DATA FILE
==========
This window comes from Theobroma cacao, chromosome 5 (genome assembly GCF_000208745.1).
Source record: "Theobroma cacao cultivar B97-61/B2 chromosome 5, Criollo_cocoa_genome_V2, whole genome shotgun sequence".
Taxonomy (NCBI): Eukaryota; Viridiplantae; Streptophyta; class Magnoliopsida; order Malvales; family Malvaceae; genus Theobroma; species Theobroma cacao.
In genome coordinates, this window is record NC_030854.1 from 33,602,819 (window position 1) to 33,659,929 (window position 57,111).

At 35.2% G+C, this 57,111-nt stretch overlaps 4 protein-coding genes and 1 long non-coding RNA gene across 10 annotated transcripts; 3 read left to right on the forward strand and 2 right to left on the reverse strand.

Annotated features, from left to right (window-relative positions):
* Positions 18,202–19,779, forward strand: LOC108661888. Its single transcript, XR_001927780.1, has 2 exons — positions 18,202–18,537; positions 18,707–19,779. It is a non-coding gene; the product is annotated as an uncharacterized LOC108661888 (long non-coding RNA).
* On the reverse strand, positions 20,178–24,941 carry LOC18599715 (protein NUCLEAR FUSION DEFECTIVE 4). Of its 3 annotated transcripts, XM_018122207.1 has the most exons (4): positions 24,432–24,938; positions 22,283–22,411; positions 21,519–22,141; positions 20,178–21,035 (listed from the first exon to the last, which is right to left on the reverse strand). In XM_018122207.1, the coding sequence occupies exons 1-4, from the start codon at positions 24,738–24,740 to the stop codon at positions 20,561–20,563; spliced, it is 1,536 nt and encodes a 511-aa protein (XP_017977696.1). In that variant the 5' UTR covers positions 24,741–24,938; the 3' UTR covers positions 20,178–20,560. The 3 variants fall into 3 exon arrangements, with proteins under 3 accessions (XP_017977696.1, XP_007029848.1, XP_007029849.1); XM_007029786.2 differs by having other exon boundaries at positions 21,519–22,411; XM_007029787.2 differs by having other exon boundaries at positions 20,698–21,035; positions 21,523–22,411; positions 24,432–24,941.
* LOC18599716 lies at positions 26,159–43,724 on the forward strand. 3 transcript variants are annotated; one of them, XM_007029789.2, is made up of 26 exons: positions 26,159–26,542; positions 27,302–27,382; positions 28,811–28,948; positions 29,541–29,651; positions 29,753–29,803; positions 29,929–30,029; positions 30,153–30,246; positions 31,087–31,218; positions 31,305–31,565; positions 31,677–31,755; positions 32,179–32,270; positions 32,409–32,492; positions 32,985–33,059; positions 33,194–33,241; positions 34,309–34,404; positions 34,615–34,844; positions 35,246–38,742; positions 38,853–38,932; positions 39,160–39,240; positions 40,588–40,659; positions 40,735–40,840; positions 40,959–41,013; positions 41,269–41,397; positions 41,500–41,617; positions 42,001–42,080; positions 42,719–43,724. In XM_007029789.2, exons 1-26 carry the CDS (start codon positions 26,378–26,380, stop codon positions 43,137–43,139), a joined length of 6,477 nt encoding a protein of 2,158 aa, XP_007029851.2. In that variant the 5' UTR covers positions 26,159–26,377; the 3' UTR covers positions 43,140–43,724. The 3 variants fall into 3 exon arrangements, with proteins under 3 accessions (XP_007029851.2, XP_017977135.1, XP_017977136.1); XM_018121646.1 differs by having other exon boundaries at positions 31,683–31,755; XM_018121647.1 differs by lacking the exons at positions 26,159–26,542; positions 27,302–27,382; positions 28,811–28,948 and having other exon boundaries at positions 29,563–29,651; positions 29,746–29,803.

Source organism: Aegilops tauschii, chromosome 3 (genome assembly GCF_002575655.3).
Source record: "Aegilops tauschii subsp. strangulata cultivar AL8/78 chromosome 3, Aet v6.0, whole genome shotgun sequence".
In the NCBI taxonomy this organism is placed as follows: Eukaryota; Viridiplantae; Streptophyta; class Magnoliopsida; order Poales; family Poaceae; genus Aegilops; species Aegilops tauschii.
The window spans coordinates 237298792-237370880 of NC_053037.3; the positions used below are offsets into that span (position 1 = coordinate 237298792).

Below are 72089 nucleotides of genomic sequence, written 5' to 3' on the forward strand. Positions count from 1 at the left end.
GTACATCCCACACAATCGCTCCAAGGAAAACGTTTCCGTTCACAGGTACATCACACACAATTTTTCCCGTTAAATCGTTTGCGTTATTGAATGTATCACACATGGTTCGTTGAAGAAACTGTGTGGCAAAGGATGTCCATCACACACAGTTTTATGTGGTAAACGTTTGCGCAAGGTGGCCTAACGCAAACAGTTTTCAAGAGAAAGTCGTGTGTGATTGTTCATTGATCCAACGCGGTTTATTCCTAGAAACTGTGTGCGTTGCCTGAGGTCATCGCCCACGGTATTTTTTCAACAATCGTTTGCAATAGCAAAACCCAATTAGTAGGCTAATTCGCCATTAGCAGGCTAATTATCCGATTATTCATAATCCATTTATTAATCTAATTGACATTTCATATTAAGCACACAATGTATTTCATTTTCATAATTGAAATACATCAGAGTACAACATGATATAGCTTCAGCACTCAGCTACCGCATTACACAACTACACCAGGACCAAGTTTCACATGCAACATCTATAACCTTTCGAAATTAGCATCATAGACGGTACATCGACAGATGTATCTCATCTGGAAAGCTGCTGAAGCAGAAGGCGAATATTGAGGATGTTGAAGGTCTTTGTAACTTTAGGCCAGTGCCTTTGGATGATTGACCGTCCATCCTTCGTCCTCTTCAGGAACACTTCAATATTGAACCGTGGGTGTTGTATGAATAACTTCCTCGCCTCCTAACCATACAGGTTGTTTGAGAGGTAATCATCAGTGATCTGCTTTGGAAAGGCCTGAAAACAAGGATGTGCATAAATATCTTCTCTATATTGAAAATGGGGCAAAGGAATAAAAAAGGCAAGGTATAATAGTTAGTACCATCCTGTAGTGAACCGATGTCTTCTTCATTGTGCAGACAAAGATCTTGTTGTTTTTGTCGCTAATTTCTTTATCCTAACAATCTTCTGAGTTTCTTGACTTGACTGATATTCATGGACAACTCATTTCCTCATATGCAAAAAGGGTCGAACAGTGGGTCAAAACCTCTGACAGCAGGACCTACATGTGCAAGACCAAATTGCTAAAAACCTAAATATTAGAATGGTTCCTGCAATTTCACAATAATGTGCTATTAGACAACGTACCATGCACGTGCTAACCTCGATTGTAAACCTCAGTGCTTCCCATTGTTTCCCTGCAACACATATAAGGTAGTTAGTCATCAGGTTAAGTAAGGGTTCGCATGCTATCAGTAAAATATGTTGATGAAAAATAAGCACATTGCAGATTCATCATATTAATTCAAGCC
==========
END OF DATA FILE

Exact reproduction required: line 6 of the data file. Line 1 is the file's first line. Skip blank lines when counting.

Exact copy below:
Annotated features, from left to right (window-relative positions):